Blast from the Past: In Vivo Testing is Not Required for an Actual Reduction to Practice

In Medtronic, Inc., Medtronic Vascular, Inc., v. Teleflex Life Sciences Limited, [2022-1721, 2022-1722] (November 16, 2023) the Federal Circuit affirmed two Final Written Decisions of the PTAB that the challenged claims of U.S. Patent RE46,116 had not been shown to be unpatenable.  The patent was directed to a method for using a guide extension catheter with a guide catheter.

Medtronic alleged invalidity of the claims based upon the Itou reference.  Teleflex argued that Itou was not prior art because the claimed invention was (1) conceived prior to Itou’s filing date of September 23, 2005 (i.e., the critical date), and (2) was either (a) actually reduced to practice before the critical date or (b) diligently pursued until its constructive reduction to practice through its effective filing in May 2006.  The Federal Circuit found that the invention was constructively reduced to practice.

Unique to this case was the question whether or not in vivo testing was required for actual reduction to practice because the claims at issue are method claims reciting “advancing . . . a guide catheter . . . through a main blood vessel to an ostium of a coronary artery.” The Board found that such testing was not required, noting Medtronic “was unable to identify any legal precedent requiring in vivo performance of a claimed in vivo method to show actual reduction to practice.” The Board found that the viability of the claimed method could be verified using a physical model that replicates the anatomy in which the method would likewise be performed in vivo.”

The Board also found that the Teleflex patent was entitled to an early priority date that removed Root as a prior art reference.  This issue was eliminated by prior decisions involving related patents.

To Claim a Range, Make it Clear You are a Claiming a Range

In Indivior UK Limited v. Dr. Reddy’s Laboratories S.A., [2020-2073, 2020-2142] (November 24, 2021), the Federal Circuit affirmed the PTAB’s decision in an IPR that claims 1–5, 7, and 9–14 are unpatentable, and that DRL failed to demonstrate unpatentability of claim 8.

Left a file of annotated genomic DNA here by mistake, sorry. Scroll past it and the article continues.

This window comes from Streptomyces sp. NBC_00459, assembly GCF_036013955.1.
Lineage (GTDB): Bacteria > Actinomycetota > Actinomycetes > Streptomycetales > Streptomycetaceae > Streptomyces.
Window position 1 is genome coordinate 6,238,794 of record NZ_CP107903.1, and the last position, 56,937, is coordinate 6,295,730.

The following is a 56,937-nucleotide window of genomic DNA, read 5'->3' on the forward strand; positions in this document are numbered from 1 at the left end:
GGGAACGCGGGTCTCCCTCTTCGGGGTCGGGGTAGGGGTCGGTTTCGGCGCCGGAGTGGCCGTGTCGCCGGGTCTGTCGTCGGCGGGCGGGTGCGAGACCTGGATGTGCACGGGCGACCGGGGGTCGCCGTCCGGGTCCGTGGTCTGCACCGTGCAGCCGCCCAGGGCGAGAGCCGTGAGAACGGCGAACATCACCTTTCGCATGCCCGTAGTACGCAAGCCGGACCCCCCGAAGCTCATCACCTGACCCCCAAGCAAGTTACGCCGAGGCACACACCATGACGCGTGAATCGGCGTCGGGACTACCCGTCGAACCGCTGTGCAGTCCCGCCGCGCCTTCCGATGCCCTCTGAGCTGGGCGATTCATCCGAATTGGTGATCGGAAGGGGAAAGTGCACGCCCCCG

The ’454 patent, which generally describes orally dissolvable films containing therapeutic agents. The ’454 patent issued as the fifth continuation of U.S. Patent Application 12/537,571, which was filed on August 7, 2009. This appeal involves the question whether Indivior can get the benefit of that 2009 filing date for the claims of the ‘454 patent, and in particular support for the claimed ranges:

Claim 1about 40 wt % to about 60 wt %
Claim 7about 48.2 wt % to about 58.6 wt %
Claim 8about 48.2 wt %
Claim 12about 48.2 wt % to about 58.6 wt %

Invidior pointed out that Tables 1 and 5 of the ‘571 application disclose formulations with 48.2 wt % and 58.6 wt % polymer, and discloses that “the film composition contains a film forming polymer in an amount of at least 25%
by weight of the composition.” Indivior argued that the combination of these disclosures encompasses the claimed ranges, and therefore provides a written description of them. DRL contended that a skilled artisan would not have discerned the claimed ranges because the ’571 application does not disclose any bounded range, only a lower endpoint and some exemplary formulations. DRL contended that a skilled artisan would not have discerned any upper range endpoint.

Regarding claim 1, the Federal Circuit agreed with the Board that there was no written description support in the ’571 application for the range of “about 40 wt % to about 60 wt %,” noting that the range was not expressly claimed in the ’571 application; and that the values of “40 wt %” and “60 wt %” are not stated in the ’571 application.

Regarding claims 7 and 12, the Federal Circuit also agreed with the Board that there is no written description support for the range of “about 48.2 wt % to about 58.6 wt %” in the ’571 application, noting that this range also does not appear in the ’571 application. While the endpoints of this “range” could be discerned from the Tables, the Federal Circuit said that constructing a range from this data “amounts to cobbling together numbers after the fact.” The Federal Circuit said that Indivior failed to provide persuasive evidence demonstrating that a person of ordinary skill would have understood from reading the ’571 application that it disclosed an invention with a range of 48.2 wt % to 58.6 wt %.

Because Indivior did not contest that the claims would be anticipated without the benefit of the 2009 filing date the court affirmed the invaldity of the challenged claims, except claim 8, whose single data point was supported by the disclosure of the ‘571 patent.